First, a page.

Sunday, July 23, 2017

How not to make millions predicting cryptocurrency prices with social media sentiment scores


Sometimes hobbies can teach you basic survival skills.  In a world where machines are likely to replace many of today’s jobs, I figured that rolling up my sleeves and jumping into deep learning during my recent summer vacation would be both fun and useful.  In any case, I find it helpful to understand the work that I will eventually need to manage in my career.  As a passion and hobby blog, here are my musings into machine learning/deep learning.


I started with a business problem that I wanted to solve.  I’ve always been curious about cryptocurrencies and hypothesized that the market could be more open than the traditional stock market: a prime opportunity for data to help predict prices.  Moreover, investment firms have long hired the best mathematicians and computer scientists to model trade data.  With only a few days to dedicate to this project, I knew I wasn’t going to come up with anything too groundbreaking.  As an avid Redditor, I often wonder:  What if the information contained in reddit comments could serve as features to predict cryptocurrency prices like bitcoin, litecoin, ethereum, etc.?


First off, I delved into the Machine Learning for Trading course by Georgia Tech delivered through Udacity.   I really love MOOCs and wish they existed back when I was in HS and university.  This MOOC was very informative and the programming language used, Python, is my second favourite (after Groovy).  The concepts from stock market trading decisions from probabilistic machine learning approaches translate well to cryptocurrency trading decisions.  I also decided to use pythonanywhere.com as my cloud IDE.  It’s a cheap, clean and efficient dev environment and with great technical support.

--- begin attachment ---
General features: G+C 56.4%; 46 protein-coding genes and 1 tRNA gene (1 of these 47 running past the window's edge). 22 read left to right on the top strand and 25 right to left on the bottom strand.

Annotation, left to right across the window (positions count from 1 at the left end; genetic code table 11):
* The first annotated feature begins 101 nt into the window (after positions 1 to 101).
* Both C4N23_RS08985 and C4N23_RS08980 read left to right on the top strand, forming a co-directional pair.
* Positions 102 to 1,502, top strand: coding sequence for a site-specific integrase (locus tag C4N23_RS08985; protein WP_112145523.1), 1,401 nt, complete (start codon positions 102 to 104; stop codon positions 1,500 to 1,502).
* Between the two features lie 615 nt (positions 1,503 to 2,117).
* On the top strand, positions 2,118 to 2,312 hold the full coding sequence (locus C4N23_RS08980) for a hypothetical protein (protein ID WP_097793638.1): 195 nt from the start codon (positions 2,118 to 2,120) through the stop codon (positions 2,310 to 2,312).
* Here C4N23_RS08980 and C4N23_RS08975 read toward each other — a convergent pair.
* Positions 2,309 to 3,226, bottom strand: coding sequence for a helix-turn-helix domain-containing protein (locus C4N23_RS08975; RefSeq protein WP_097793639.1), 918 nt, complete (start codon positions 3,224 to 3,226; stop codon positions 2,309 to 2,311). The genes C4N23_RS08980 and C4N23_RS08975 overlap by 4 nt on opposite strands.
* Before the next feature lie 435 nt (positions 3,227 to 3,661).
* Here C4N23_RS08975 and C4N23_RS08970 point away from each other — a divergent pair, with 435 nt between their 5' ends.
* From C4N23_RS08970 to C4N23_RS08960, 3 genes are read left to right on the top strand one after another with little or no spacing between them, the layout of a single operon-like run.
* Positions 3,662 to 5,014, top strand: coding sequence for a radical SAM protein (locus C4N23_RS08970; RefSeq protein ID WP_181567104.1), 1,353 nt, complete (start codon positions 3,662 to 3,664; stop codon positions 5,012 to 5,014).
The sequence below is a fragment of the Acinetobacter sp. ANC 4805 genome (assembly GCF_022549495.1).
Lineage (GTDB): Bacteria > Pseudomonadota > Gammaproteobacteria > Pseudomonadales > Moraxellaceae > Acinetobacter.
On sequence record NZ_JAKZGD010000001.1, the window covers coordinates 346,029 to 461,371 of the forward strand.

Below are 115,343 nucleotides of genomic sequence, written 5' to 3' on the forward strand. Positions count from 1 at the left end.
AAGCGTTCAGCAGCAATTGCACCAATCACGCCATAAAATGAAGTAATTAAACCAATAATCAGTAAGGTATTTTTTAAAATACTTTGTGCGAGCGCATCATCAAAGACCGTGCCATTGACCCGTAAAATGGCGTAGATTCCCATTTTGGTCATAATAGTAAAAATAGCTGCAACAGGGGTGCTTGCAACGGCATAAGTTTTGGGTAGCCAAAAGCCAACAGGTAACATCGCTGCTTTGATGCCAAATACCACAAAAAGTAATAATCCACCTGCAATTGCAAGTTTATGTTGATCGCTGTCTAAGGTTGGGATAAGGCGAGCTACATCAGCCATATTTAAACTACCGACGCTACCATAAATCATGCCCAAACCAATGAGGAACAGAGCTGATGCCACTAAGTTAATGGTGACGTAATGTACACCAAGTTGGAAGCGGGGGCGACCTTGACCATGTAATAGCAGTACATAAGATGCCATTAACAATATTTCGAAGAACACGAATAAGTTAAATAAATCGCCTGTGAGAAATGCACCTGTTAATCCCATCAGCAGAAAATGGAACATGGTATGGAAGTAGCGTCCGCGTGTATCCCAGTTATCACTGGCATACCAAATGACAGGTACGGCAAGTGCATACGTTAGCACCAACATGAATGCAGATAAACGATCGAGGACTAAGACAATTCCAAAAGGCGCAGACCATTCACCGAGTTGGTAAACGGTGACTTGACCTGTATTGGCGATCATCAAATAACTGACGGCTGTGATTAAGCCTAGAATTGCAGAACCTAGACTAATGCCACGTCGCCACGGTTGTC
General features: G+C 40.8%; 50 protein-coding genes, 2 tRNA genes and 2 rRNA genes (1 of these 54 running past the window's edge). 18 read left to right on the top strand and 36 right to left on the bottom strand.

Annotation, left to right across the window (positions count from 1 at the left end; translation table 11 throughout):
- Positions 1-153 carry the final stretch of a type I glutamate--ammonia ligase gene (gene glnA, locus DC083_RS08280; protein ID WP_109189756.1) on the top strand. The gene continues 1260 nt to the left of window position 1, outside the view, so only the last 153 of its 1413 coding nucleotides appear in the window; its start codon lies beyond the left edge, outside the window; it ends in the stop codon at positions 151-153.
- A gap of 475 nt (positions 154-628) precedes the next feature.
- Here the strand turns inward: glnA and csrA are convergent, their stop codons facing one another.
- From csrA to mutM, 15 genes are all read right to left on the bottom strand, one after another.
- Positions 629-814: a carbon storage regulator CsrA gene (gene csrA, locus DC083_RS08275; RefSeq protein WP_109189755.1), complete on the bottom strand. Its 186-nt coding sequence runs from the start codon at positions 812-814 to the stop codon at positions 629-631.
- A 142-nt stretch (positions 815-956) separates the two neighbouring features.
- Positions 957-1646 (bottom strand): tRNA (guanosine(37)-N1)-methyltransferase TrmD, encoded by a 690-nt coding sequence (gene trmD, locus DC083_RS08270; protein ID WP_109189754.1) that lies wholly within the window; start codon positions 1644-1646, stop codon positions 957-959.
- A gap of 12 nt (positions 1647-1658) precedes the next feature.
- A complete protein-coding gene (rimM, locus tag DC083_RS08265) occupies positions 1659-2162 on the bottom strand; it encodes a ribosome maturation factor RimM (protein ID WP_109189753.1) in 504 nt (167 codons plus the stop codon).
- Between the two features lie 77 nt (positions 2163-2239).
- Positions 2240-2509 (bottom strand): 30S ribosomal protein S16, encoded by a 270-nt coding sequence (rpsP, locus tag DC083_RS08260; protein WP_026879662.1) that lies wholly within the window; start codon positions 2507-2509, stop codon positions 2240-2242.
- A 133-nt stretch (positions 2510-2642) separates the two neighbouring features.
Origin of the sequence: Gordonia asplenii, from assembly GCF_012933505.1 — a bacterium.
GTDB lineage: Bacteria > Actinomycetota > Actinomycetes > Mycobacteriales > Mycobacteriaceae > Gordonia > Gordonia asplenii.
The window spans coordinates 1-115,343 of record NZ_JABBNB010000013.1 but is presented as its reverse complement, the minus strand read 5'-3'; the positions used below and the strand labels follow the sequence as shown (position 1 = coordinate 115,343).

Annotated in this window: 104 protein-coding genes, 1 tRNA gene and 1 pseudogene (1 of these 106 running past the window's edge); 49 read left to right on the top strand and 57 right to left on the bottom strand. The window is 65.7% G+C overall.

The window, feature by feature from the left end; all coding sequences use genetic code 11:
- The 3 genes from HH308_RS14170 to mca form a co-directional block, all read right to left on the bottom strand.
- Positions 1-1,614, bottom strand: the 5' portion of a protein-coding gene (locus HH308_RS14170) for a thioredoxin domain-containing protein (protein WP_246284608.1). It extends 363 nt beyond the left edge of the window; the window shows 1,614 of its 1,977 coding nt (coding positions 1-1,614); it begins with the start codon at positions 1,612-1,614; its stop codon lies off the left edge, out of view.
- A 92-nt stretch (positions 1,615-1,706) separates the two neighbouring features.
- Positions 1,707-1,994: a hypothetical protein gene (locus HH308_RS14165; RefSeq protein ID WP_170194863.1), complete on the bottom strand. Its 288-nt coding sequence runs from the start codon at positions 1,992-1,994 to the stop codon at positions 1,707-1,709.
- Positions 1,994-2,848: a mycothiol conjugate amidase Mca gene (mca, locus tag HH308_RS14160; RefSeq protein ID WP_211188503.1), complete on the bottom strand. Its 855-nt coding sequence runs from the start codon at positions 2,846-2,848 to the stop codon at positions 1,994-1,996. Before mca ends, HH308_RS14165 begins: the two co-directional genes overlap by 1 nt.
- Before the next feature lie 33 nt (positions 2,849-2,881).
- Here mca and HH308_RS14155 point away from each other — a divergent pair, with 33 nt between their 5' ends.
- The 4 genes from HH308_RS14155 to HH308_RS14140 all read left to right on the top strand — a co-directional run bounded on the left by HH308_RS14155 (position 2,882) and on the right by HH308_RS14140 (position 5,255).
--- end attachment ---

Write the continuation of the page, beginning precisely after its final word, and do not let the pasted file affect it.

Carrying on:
Next, I needed data and lots of it!  This was definitely the most challenging step.  Getting cryptocurrency time series data that is highly granular and for free, took quite a bit of googling.  I eventually settled on writing a little script to access the API from cryptocompare.com.  Using python Pandas, I was able to save dataframe data into cvs files.  Now for the social media information, I used the popular PRAW Python Reddit API Wrapper to pull the top 25 comments from the top 25 posts of the top 25 subreddits.  I saved the upvote score into a table and used TextBlob to get the sentiment score of the comment itself.  This would be the basis of my main feature to help predict the currency prices.  On a side note, I also looked at using the Watson API from IBM’s Bluemix.  It provided a lot more information on the emotions found in the reddit comments. The API call limitations meant that there would be a cost associated with obtaining the sentiment for each of the 1000s of Reddit comments. Needless to say, my decision to use TextBlob was a no-brainer.


With the reddit comments data and associated sentiment scores, I created a time series table (dataframe) that lined up the comment time to the price time.  A little googling and stackoverflow later, I had my data ready for analysis.


Now the fun part could begin.  Using Google’s Open Source TensorFlow library, I created a neural net model that took the inputs from some of the cryptocurrency prices and sentiment scores with the output of the price of a single cryptocurrency.  Luckily, the fine folks that created Keras made it very easy to create neural net models from data.  Keras truly lowers the barrier of entry into deep learning.  Combined with Dr. Jason Brownlee’s tutorials, anyone with basic programming experience can start experimenting with deep learning.


Unfortunately, I didn’t make millions (of course) with my predictive model.  My hypothesis that the “internet’s” sentiment of positivity vs. negativity, derived from reddit comments, was a predictor of bitcoin, litecoin or ethereum prices was not supported by the models generated by my data. I did learn firm hand that data are really king and predictive algorithms are a dime a dozen. Eventually, I remembered to leave my home office to enjoy the warm summer weather!  Maybe next year, I’ll try and get higher quality data with a more granular analysis of emotions from social media combined with longer time series.  Or, you never know, a machine may be writing my next blog article...








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